‘Tis the season to be jolly – and nothing makes me jollier than good food. Which is why I happily accept a sneak preview of this year’s Opus Christmas menu. Since we’re never in Bangalore on the 25th of December, I decide to cart the family along for an early Christmas meal. I want to say at the outset: I won’t be dreaming of a white Christmas this year. Instead, I’ll be dreaming of the food we end up eating… probably all the way up until next Christmas.
Opus during the day – a weekday, at that – is very different from Opus at night. Awash in sunshine, bright and happy… and uncharacteristically quiet. We’re the only people here on this crisp December day, and are greeted by Anuj, the behind-the scenes magician who keeps the kitchen fires at Opus stoked.
I notice – and wonder about – the XXL table at which we are seated. It stretches a good three feet between my husband and myself on one side, and my sons, seated opposite us. As our food begins to roll in, I realize that the monstrous table is more a necessity than a style statement.
Crudités, cold cuts, and tapas arrive in short order: strips of raw radish, cucumber and carrot with a mustard-mayo dip; martini glasses filled to the brim with olives and sun-dried tomatoes (“I make those myself,” says Anuj, proudly); shrimp cocktails; roast pork; and a centerpiece of watermelon-infused chicken satay.
Nibbling on these delights, we chat with Anuj about his home made oils. Herb-infused olive oils, a rose petal-based oil, nut-based oils… he offers them up for a sniff, tells us which oil goes best with what meat, and talks about the intricacies of pressing and preserving oil.
Meanwhile, a huge portion of Traditional Stuffed Roast Turkey is placed before us. You get four pieces on your plate – enough to satisfy the hungriest soul. For once, the turkey is moist and tender instead of stringy, dry, and overcooked. The sauce is delicious, but not really “Christmassy” – more an issue with my expectations than an issue with the food. I have to say this: In my 29 years in Bangalore, I have never before tasted properly cooked turkey anywhere outside of a five star hotel. There’s nothing traditional about the stuffing – no bread, and served on the side. I love it!
This is followed in rapid succession by:
- Roast Chicken
- Lamb Rack (with basil creamed potatoes and rosemary jus)
- Beef steak
- Ox Tongue and Leeks
- Honey Glazed Ham
- Smoked Pork Chops
Er… yes, we have large appetites. Oh, okay… we’re pigs. I’ll take it from the top.
Roast chicken, done in a Worcestershire/bbq-style sauce: tasty, but not poetry-inspiring.
Lamb Rack: The marinade, the jus, and the accompaniments were all drool-worthy. The meat was cooked the way it should be. Unfortunately, the quality of the lamb was a letdown. It had a strong, “sheep-y” smell and not enough meat on the bone.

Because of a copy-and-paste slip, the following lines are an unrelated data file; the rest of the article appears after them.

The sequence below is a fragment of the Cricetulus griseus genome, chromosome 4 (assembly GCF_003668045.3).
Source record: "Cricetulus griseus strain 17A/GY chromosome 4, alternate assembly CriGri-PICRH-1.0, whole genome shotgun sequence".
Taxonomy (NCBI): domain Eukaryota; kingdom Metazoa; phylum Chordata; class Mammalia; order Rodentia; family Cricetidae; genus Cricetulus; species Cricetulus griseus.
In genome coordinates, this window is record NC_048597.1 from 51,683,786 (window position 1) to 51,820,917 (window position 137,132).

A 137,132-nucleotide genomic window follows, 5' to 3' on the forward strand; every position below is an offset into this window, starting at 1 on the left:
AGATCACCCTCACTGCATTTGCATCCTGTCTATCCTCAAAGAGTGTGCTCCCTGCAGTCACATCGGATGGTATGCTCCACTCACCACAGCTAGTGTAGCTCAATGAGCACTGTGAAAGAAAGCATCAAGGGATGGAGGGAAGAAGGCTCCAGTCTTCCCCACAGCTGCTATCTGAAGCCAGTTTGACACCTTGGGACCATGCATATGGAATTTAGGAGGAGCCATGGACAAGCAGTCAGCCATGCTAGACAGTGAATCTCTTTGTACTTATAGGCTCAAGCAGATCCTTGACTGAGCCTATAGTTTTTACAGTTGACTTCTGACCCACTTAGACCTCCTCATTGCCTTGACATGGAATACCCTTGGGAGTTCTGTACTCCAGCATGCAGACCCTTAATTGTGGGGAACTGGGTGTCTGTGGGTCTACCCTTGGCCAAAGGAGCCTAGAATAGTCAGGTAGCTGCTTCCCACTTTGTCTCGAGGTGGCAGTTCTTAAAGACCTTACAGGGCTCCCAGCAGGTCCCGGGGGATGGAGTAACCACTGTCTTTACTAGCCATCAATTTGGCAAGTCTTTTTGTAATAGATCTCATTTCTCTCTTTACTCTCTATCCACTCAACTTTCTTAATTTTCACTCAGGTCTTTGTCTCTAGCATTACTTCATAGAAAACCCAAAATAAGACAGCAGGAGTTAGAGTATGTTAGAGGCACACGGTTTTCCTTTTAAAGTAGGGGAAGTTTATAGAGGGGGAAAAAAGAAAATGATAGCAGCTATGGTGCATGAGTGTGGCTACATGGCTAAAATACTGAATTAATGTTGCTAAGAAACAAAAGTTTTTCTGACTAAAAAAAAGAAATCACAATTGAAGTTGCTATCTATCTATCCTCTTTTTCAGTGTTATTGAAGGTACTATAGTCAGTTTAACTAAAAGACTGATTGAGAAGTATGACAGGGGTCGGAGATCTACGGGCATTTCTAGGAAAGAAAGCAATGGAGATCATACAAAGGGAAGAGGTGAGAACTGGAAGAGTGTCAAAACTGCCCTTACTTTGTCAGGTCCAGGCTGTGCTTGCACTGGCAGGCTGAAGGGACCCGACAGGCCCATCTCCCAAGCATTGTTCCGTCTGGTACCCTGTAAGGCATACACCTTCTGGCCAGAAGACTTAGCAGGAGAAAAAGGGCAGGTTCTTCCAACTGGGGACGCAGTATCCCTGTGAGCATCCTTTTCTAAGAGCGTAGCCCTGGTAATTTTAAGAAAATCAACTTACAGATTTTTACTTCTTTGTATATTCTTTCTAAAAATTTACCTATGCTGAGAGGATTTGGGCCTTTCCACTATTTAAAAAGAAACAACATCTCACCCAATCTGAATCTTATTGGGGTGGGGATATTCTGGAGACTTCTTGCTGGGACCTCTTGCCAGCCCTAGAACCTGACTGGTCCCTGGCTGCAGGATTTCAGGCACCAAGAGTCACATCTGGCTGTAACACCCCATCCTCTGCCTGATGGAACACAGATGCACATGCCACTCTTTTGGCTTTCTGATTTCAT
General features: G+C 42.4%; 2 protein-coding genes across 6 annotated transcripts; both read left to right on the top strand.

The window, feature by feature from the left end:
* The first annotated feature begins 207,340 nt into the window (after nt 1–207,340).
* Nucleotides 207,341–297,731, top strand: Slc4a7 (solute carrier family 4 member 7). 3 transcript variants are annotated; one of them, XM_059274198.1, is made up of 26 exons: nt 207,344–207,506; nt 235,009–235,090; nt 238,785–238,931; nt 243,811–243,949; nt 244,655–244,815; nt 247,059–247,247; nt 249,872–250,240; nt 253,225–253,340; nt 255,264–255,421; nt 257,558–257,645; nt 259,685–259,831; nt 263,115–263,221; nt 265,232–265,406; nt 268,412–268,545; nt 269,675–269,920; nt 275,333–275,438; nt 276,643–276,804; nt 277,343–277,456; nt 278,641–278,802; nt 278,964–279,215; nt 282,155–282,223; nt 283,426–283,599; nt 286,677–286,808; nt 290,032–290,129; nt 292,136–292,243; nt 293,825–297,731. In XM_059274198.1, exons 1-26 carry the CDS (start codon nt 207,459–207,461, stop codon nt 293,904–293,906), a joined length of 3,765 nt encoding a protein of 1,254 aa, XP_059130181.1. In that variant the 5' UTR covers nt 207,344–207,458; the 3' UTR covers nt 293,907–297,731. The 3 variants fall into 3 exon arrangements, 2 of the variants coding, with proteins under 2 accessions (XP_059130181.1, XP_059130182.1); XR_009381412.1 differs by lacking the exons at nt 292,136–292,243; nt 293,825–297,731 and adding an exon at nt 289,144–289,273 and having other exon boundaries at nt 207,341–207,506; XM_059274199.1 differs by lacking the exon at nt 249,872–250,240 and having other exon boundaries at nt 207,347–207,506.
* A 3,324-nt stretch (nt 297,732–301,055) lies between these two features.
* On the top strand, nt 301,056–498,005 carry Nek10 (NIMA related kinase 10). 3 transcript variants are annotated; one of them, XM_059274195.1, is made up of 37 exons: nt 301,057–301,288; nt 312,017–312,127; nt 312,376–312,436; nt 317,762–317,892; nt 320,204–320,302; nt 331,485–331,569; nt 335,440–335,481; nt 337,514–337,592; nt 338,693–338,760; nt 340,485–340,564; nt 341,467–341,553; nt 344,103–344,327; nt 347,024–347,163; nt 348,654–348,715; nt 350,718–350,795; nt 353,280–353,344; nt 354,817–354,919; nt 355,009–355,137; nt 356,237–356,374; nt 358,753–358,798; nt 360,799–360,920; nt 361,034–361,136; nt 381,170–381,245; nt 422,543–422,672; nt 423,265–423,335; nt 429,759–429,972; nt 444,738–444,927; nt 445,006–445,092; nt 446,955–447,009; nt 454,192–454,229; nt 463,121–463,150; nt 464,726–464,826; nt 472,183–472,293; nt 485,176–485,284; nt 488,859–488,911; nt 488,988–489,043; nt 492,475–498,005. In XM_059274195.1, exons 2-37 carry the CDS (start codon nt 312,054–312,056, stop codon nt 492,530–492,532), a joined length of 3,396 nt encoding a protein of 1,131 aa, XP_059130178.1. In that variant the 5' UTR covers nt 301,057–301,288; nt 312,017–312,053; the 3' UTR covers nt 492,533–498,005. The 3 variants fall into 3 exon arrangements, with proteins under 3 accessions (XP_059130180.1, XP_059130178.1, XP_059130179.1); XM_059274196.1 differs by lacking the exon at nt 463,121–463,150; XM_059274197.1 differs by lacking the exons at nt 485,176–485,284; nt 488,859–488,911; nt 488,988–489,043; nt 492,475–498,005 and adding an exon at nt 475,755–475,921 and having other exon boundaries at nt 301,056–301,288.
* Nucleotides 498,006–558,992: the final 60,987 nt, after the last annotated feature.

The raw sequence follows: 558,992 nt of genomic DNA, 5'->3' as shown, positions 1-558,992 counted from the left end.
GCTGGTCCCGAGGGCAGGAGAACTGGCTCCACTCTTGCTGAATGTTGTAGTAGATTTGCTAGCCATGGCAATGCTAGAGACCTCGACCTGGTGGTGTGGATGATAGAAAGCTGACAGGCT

Beef Steak: Guys, where do you buy your beef? And someone in your kitchen understands the phrase “medium rare”. Succulent, served in a red-wine based sauce… I’m adding Opus to my (very short) mental list of Restaurants in Bangalore That Serve Outstanding Steak.
Ox Tongue and Leeks: If you like the taste of tongue – ox tongue, you filthy so-and-so – try this dish. It’s soothing, satisfying, and if you close your eyes, you can imagine yourself sitting by a fireplace and watching snow outside the window. Sigh.
Honey Glazed Ham and Smoked Pork Chops: If you only order one thing at Opus this Christmas, order one of these. Two very different flavors; I club them together because a) they both involve pork; and b) they both showcase extraordinary culinary artistry.
Warning: Eloquent waxing ahead (I know, I know… that phrase sounds like an advertisement for a talking hair removal product).
- The ham achieves a perfect balance of salt and sweet – the flavor of honey whispers, rather than announces, its presence. A light burst of clove refreshes the palate every so often, without being unpleasant. Hardly any skin to speak of, so what you’re getting is mostly meat, with just the right amount of fat to keep it moist.
- The smoked chops… ah, the smoked chops. Totally orgasmic. If I can squeeze in another visit before Tuesday just to eat them again, I intend to. Firm meat yields to a me-wanna-more smoky flavor. The sweet glaze is tempered by a kick of chilli. You take another bite, just to see if you can identify the ingredients… and before you know it, your plate is empty and your stomach is full.
At this point, I half-heartedly ask what happens to vegetarians… and immediately wish I hadn’t, because I’m served Cannelloni a la Florentine (tasty, but very slightly undercooked in the middle) and Stuffed Bell Peppers (absolutely delish).
You’d think we were done by now… but no, I want to try the sizzlers. We manage the Tiger prawn and the pomfret platters, but the crab utterly and completely defeats us. Despite this, my 13 year-old, who’s morphed into a vacuum cleaner this year, declares that he has “a separate stomach for desserts” and lights into a chocolate Swiss roll, while the rest of share a lemon soufflé. Both desserts are from Herbs and Spice, which I’ve reviewed here, so they’re yummy.
After a predictable argument over whether or not I’m paying for my meal (I win, and I do pay, as I like to), we make it home in a semi-catatonic state.
My son has a question: “When are we going there again?” Considering the all important price vs quantity+quality ratio, I’d say: Soon. Very soon.